African Beauty: Multi Billion Dollar Hair Industry

It is almost impossible to find a wider scope of beauty rituals than in Africa: from braiding to weaving from relaxing to treating from coloring to styling. To achieve this expertise, our talented Advanced Research teams of scientists and biologists based in South Africa have developed extensive knowledge in collaboration with African hair stylists & dermatologists. International love brands such as Dark and Lovely and Magic, or local brands such as Optimum, Nice & Lovely, Restore Plus and Blue Ice are all part of the L’Oréal African beauty brands portfolio.

We cought up with Gwendoline Mbatha, Research Specialist and Hair Product Performance Manager, L’Oréal South Africa to learn more about her journey as well as research put into this multi billion dollar hair industry.

Hi Gwen, how did you end up at L’Oréal?

I started my career as a Marketing assistant working for a Youth & Kids activation agency. I then moved through roles learning about qualititive research and honing my skills in this area. After working for research agencies, radio stations, digital agencies, I finally got the opportunity to join L’Oréal RSA as part of the Consumer Evaluation team. Quite a ride!

What was the biggest motivation for you to join L’Oréal?

Firstly, L’Oréal being an truly global company. Secondly, in R&I our journey is to understand our consumers — their needs and frustrations, and work together with the lab and evaluation teams to deliver breakthrough innovations. It is incredible to be part of the life cycle of a product — from the development to the store shelf and finally to consumers homes. This is one of my biggest motivations everyday.

Two things that surprised you about working at L’Oréal?

The open door policy in terms of growth and ‘The sky is the limit’ within L’Oréal. Here you feel motivated to succeed and seek “entrepreneurial” growth because of the empowerement you are given.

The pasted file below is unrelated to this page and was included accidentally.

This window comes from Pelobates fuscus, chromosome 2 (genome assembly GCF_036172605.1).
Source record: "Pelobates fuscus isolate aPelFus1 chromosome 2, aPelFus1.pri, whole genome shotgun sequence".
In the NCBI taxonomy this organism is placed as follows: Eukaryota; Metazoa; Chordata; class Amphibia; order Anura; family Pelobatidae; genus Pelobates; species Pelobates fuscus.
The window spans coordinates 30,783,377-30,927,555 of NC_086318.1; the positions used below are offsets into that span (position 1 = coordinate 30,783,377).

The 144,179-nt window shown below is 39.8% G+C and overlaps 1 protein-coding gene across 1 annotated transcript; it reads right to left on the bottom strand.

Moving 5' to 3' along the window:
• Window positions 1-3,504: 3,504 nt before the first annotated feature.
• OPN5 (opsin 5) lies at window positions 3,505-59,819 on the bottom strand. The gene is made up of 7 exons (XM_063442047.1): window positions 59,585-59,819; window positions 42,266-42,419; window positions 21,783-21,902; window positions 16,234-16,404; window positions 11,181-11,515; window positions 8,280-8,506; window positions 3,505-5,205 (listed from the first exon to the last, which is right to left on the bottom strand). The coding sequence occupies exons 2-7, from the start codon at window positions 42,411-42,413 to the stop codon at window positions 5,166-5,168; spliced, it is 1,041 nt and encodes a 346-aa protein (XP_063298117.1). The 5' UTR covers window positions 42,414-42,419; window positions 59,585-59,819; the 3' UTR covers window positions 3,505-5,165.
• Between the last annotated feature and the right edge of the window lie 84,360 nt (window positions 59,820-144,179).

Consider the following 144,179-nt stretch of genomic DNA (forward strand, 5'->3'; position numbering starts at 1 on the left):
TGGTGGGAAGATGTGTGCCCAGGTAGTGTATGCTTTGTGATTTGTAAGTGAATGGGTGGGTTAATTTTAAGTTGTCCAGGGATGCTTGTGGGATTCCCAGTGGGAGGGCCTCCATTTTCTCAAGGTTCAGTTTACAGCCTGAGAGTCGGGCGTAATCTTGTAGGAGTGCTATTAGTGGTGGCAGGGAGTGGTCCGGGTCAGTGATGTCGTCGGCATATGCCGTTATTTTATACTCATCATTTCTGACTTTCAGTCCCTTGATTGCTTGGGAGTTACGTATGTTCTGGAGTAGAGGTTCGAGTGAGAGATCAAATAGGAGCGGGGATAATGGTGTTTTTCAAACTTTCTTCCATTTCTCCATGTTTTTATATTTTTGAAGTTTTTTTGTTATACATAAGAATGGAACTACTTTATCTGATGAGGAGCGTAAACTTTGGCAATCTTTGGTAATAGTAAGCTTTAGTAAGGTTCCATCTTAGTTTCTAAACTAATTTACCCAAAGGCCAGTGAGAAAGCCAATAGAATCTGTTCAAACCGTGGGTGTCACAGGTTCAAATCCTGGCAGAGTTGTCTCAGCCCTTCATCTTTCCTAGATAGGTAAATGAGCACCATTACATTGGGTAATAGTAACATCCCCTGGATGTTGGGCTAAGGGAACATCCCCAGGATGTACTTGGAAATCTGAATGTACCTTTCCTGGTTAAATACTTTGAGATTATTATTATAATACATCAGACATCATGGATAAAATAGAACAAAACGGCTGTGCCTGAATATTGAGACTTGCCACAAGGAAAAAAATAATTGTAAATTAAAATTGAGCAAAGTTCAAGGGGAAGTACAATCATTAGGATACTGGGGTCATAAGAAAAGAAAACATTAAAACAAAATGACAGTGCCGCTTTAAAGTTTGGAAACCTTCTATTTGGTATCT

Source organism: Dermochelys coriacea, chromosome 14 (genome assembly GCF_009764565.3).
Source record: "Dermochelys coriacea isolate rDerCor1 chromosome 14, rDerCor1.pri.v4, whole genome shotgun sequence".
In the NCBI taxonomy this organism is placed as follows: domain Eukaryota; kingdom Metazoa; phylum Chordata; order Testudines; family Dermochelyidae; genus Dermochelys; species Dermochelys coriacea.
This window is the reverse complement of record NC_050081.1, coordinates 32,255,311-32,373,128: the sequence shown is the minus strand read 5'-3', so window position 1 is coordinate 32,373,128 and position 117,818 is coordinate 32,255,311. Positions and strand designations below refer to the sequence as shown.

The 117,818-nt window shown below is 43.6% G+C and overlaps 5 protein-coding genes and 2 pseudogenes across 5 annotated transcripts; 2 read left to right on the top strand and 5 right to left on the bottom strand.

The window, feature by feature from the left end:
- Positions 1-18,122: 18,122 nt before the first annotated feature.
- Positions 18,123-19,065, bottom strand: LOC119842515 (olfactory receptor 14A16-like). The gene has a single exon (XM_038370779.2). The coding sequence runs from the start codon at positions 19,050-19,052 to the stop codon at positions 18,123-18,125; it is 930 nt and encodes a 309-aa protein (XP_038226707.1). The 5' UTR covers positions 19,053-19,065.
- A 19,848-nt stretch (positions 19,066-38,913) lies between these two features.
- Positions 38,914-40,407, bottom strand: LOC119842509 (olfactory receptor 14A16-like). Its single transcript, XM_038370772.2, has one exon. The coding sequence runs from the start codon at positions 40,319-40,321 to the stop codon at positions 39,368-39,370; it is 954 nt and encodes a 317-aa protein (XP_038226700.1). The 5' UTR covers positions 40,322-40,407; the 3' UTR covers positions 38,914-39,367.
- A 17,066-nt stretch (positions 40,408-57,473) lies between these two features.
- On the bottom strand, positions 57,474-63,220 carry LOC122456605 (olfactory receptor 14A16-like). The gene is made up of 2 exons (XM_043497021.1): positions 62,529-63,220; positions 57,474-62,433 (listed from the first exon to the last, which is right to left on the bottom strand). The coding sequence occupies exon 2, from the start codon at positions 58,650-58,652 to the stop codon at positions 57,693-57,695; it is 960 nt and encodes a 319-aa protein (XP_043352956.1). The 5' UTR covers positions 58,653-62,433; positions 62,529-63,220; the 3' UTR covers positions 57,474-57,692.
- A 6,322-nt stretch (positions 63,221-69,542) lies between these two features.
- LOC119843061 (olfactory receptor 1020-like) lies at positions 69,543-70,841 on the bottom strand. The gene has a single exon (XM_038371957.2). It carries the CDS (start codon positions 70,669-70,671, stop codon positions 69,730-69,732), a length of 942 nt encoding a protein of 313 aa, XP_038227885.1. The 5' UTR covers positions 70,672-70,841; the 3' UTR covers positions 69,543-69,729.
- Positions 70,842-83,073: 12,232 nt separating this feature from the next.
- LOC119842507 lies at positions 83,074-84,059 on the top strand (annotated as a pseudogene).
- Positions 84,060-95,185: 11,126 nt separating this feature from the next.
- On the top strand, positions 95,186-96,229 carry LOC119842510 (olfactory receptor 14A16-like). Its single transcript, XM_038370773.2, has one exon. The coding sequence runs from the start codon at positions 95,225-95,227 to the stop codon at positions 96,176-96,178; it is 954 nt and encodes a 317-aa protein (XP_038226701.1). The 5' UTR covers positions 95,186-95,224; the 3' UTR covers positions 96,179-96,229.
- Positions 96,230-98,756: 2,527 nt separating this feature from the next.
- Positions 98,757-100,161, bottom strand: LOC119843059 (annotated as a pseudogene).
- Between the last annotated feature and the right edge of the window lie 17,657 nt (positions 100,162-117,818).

If you push yourself, what you can achieve professionally and personally is limitless across 140 countries and 35+ international brands.

Can you tell us a bit about your team?

I am part of the Consumer Evaluation team within R&I, there is four of us within the team including the team manager. We each come from different career backgrounds — some have a product background, others came from consumer research, but commonly driven by our inquisitive nature - bring the best possible product to consumers.

I work very closely with different experts, instrumental and chemist on each project to evaluate new product technology/ formulas. Once we identify a need, we assemble our team to work together to test the prototype with consumers right through to the end of the process.

What is your biggest challenge to solve today as a Research Specialist?

In Africa, people are too humble and shy away from telling how they feel especially in product testing, which affects the conclusiveness of results. The African consumers might also be conservative when considering new products, this can be a challenge when working on innovations.

What’s the project you’re most proud of?